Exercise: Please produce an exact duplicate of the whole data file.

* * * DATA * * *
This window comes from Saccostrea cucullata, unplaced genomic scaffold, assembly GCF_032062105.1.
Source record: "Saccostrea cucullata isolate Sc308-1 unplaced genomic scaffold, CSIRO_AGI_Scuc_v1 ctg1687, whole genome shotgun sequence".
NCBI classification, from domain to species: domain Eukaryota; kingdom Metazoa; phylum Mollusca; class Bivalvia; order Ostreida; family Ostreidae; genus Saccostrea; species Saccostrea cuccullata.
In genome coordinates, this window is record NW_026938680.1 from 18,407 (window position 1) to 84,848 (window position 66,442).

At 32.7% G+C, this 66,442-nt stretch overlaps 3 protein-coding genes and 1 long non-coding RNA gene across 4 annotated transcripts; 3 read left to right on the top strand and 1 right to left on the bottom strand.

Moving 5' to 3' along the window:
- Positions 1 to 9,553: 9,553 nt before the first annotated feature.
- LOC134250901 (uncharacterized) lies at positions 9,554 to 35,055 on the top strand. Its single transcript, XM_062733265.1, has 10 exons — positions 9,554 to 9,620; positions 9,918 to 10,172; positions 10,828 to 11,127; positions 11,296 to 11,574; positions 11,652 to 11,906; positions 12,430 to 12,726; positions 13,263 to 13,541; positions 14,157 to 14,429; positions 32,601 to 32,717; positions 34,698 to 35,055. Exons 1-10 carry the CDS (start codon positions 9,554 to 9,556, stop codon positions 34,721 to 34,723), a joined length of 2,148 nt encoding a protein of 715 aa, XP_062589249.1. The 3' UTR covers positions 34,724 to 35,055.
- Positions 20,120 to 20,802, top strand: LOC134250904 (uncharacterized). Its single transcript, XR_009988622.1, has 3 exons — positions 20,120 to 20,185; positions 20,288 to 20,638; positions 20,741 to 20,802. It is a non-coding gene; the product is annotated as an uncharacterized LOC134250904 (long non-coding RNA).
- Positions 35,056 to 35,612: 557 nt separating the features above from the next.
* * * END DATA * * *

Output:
This window comes from Saccostrea cucullata, unplaced genomic scaffold, assembly GCF_032062105.1.
Source record: "Saccostrea cucullata isolate Sc308-1 unplaced genomic scaffold, CSIRO_AGI_Scuc_v1 ctg1687, whole genome shotgun sequence".
NCBI classification, from domain to species: domain Eukaryota; kingdom Metazoa; phylum Mollusca; class Bivalvia; order Ostreida; family Ostreidae; genus Saccostrea; species Saccostrea cuccullata.
In genome coordinates, this window is record NW_026938680.1 from 18,407 (window position 1) to 84,848 (window position 66,442).

At 32.7% G+C, this 66,442-nt stretch overlaps 3 protein-coding genes and 1 long non-coding RNA gene across 4 annotated transcripts; 3 read left to right on the top strand and 1 right to left on the bottom strand.

Moving 5' to 3' along the window:
- Positions 1 to 9,553: 9,553 nt before the first annotated feature.
- LOC134250901 (uncharacterized) lies at positions 9,554 to 35,055 on the top strand. Its single transcript, XM_062733265.1, has 10 exons — positions 9,554 to 9,620; positions 9,918 to 10,172; positions 10,828 to 11,127; positions 11,296 to 11,574; positions 11,652 to 11,906; positions 12,430 to 12,726; positions 13,263 to 13,541; positions 14,157 to 14,429; positions 32,601 to 32,717; positions 34,698 to 35,055. Exons 1-10 carry the CDS (start codon positions 9,554 to 9,556, stop codon positions 34,721 to 34,723), a joined length of 2,148 nt encoding a protein of 715 aa, XP_062589249.1. The 3' UTR covers positions 34,724 to 35,055.
- Positions 20,120 to 20,802, top strand: LOC134250904 (uncharacterized). Its single transcript, XR_009988622.1, has 3 exons — positions 20,120 to 20,185; positions 20,288 to 20,638; positions 20,741 to 20,802. It is a non-coding gene; the product is annotated as an uncharacterized LOC134250904 (long non-coding RNA).
- Positions 35,056 to 35,612: 557 nt separating the features above from the next.